In April and May 2013 we collaborated with the National Trust and the Lake District National Park Authority on a community archaeology project using local volunteers to survey a series of four mining sites and quarries. These were each located in the water catchment area of Windermere Lake in the Lake District.
This post provides an overview of the project but I will add further individual posts in due course describing in detail what was found at each of the mining and quarry sites. Special thanks must go to all of the volunteers who participated on the four survey projects in spite of the unseasonably cold snowy weather.
The project was intended to undertake a series of detailed topographic surveys and desk-based analyses of former mines and quarries, while providing support and training for volunteers in areas such as archaeological survey and archive research.
This year topographic survey was undertaken to identify, record, and describe any extant structures and features associated with four mines and quarries within the Windermere lake catchment: Banks Quarry, near Elterwater (NY 3147 0432); Greenhead Gill Mine, Grasmere, (NY 3497 0864); Fairfield Mine, Grasmere (NY 3400 0980); and Providence Mine, Grasmere (NY 3390 1050).
The project was financed by the Heritage Lottery Fund and was one of three community archaeology surveys that have been undertaken in the last two years under the banner ‘Reflections on History’ as part of a wider range of conservation and heritage themed projects under the umbrella of ‘Windermere Reflections’ for the Windermere Catchment Restoration Programme. The theme for the 2013 surveys was ‘stone’ so we looked at extractive industries. Last year we undertook two separately themed surveys, the first for ‘wood’ so we surveyed woodland industry sites, and the second for ‘water’ so we looked at water powered fulling mill sites in the catchment.
The surveys were undertaken between the 8th April and 3rd May 2013. Desk-top historical survey of information pertinent to each site, including historical maps, and records held in the Armitt Library and Kendal Record Office took place on the 8th and 10th May 2013.
Banks Quarry is a representative example of slate working sites that are prevalent across the Coniston and Langdale valleys. These are characterised by the outcropping of the Borrowdale Volcanic Series (BVS) rocks that provided the characteristic green slates. The rock was won from open quarries or adits following a narrow seam of good quality rock, and there were many separate quarry and processing areas concentrated in a localised area each working a different part of the same seam. At the entrance to the adits or quarries were a series of riving sheds where the coarse rock was cleaved into thin roof slates. Much of the rock that was quarried, however, was discarded producing considerable spoil which extended over earlier workings.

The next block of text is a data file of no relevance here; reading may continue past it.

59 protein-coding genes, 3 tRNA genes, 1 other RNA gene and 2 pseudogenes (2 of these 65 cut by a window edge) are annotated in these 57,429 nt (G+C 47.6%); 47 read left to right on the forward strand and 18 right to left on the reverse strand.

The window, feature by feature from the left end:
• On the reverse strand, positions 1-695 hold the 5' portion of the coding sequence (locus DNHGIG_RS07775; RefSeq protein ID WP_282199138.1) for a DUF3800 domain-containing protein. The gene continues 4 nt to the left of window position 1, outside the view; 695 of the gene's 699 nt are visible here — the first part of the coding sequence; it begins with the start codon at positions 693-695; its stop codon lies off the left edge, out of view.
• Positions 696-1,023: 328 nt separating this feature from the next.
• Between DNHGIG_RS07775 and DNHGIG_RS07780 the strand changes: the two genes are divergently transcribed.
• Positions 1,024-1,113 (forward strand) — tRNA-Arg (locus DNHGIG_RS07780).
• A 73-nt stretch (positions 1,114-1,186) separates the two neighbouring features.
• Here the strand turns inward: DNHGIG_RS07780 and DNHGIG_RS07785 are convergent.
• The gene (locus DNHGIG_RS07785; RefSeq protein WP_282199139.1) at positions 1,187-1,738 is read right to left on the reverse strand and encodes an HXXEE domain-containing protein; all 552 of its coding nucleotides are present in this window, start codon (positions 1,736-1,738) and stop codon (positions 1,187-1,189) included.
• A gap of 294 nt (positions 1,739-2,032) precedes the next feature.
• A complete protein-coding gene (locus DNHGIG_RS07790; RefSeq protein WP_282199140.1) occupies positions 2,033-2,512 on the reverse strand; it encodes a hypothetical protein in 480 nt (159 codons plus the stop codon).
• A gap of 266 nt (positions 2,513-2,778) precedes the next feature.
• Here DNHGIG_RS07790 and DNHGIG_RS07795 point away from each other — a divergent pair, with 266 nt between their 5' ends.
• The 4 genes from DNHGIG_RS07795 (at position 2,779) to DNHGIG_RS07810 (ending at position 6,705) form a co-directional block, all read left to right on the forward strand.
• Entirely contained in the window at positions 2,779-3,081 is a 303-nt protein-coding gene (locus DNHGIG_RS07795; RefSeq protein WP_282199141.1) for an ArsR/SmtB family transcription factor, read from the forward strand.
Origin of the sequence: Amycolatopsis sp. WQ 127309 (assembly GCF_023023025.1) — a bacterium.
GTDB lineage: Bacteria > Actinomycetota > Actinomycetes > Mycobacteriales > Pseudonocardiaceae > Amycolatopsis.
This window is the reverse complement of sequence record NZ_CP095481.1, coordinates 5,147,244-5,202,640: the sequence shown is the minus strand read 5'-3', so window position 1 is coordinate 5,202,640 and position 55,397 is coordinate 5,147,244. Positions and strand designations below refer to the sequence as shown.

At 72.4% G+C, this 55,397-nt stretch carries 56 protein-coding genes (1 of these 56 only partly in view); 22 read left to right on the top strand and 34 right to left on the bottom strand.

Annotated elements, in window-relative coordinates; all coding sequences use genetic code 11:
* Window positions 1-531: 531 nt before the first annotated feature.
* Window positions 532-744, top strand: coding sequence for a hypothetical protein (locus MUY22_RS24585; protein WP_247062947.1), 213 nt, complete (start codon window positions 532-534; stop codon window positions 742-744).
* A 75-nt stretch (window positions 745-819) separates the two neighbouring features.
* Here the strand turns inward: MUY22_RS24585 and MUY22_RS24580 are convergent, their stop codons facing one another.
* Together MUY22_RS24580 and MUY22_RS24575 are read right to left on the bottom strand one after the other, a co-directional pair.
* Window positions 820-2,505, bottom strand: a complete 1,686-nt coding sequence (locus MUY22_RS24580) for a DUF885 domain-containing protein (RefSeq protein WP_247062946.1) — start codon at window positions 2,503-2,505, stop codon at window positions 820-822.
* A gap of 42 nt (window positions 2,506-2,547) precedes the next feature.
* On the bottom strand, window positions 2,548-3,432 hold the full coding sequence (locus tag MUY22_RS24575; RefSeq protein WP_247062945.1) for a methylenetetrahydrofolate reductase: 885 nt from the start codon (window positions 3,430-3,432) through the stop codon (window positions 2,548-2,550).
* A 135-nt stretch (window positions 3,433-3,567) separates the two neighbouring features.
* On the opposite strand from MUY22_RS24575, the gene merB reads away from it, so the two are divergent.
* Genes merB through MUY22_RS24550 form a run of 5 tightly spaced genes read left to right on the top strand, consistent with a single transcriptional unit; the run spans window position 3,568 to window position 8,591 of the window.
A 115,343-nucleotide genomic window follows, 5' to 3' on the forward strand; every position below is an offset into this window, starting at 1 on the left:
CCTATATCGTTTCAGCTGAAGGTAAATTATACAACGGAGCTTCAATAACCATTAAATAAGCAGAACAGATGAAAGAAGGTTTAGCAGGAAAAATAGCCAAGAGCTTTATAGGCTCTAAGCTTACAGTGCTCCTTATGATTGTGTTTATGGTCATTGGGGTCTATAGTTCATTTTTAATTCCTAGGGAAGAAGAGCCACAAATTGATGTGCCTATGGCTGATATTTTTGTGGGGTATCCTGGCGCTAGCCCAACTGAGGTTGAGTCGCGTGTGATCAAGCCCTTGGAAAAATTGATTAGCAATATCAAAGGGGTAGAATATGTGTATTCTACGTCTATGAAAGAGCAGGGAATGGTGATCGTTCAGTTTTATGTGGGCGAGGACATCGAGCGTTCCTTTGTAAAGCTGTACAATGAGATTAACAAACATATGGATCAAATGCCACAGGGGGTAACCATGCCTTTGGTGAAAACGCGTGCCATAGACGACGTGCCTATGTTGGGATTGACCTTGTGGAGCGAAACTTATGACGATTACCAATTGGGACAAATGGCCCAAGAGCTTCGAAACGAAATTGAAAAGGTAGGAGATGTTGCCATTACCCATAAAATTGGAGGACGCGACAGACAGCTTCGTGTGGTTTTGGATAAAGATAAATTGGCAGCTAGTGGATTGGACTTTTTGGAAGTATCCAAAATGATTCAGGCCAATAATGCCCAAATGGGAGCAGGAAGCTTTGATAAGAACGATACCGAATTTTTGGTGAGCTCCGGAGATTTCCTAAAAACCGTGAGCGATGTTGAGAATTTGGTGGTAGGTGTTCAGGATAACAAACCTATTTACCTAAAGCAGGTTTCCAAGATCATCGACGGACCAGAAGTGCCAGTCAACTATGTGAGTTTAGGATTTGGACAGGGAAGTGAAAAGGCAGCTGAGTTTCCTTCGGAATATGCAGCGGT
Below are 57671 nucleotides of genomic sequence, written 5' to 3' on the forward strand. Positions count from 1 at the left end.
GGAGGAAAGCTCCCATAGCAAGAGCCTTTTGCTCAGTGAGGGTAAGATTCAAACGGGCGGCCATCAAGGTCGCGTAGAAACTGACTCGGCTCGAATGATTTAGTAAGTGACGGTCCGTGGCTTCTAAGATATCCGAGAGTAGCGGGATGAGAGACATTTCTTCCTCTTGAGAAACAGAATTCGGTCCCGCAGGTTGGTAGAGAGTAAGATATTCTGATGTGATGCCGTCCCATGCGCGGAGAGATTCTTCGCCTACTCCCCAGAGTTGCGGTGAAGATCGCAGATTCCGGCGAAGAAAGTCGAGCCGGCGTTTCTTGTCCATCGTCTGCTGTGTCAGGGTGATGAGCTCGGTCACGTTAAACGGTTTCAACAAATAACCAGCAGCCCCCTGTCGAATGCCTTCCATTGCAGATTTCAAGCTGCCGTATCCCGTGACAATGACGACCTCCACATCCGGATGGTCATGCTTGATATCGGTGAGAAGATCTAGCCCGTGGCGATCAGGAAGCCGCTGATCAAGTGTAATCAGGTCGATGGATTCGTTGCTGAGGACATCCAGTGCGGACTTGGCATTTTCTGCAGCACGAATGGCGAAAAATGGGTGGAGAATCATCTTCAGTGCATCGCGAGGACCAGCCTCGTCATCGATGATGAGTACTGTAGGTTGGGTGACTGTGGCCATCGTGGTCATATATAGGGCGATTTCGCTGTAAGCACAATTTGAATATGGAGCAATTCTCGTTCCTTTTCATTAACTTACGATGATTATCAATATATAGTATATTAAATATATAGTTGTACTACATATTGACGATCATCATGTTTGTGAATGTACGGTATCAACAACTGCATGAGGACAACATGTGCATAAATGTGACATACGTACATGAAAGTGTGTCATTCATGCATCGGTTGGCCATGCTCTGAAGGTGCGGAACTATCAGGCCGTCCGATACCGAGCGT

The Greenhead Gill mine complex is one of the most important early lead working sites in Cumbria and is located in a narrow isolated ravine-like valley. It has two separate processing areas about 140m apart on the east side of Greenhead Gill. The documentary and archaeological evidence points to at least two separate phases of exploitation at the mines on Greenhead Gill, the first was the relatively short-lived Elizabethan workings, which were one of several trial workings established around Grasmere. Then in the late-nineteenth century the original workings were reworked and exploratory working was undertaken to the south of the main complex using drilling and powder-blasting technology.
Providence and Fairfield iron mines each reflect a brief period of intense mining activity fuelled by high prices for ore, and accords with a number of other operations elsewhere in Cumbria. Being operational for only a few years they demonstrate single phase integrated workings and as such provide an opportunity to examine the workings process of the late nineteenth century.